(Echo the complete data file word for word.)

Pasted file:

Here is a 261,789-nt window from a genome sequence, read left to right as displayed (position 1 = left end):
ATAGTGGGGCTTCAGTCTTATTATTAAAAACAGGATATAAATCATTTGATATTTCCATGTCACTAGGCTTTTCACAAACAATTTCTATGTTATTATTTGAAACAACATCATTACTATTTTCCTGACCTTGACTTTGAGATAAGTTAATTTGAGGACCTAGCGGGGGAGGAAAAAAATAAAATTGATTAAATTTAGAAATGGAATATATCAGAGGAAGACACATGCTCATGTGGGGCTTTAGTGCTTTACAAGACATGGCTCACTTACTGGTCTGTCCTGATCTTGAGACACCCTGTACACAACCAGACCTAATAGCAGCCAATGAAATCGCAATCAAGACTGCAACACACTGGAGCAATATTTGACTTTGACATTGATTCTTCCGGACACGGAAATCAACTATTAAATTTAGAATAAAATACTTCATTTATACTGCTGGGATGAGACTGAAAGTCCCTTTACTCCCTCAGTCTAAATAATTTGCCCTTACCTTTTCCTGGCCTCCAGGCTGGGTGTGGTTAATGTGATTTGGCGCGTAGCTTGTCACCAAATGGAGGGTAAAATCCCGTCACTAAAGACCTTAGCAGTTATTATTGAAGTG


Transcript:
Here is a 261,789-nt window from a genome sequence, read left to right as displayed (position 1 = left end):
ATAGTGGGGCTTCAGTCTTATTATTAAAAACAGGATATAAATCATTTGATATTTCCATGTCACTAGGCTTTTCACAAACAATTTCTATGTTATTATTTGAAACAACATCATTACTATTTTCCTGACCTTGACTTTGAGATAAGTTAATTTGAGGACCTAGCGGGGGAGGAAAAAAATAAAATTGATTAAATTTAGAAATGGAATATATCAGAGGAAGACACATGCTCATGTGGGGCTTTAGTGCTTTACAAGACATGGCTCACTTACTGGTCTGTCCTGATCTTGAGACACCCTGTACACAACCAGACCTAATAGCAGCCAATGAAATCGCAATCAAGACTGCAACACACTGGAGCAATATTTGACTTTGACATTGATTCTTCCGGACACGGAAATCAACTATTAAATTTAGAATAAAATACTTCATTTATACTGCTGGGATGAGACTGAAAGTCCCTTTACTCCCTCAGTCTAAATAATTTGCCCTTACCTTTTCCTGGCCTCCAGGCTGGGTGTGGTTAATGTGATTTGGCGCGTAGCTTGTCACCAAATGGAGGGTAAAATCCCGTCACTAAAGACCTTAGCAGTTATTATTGAAGTG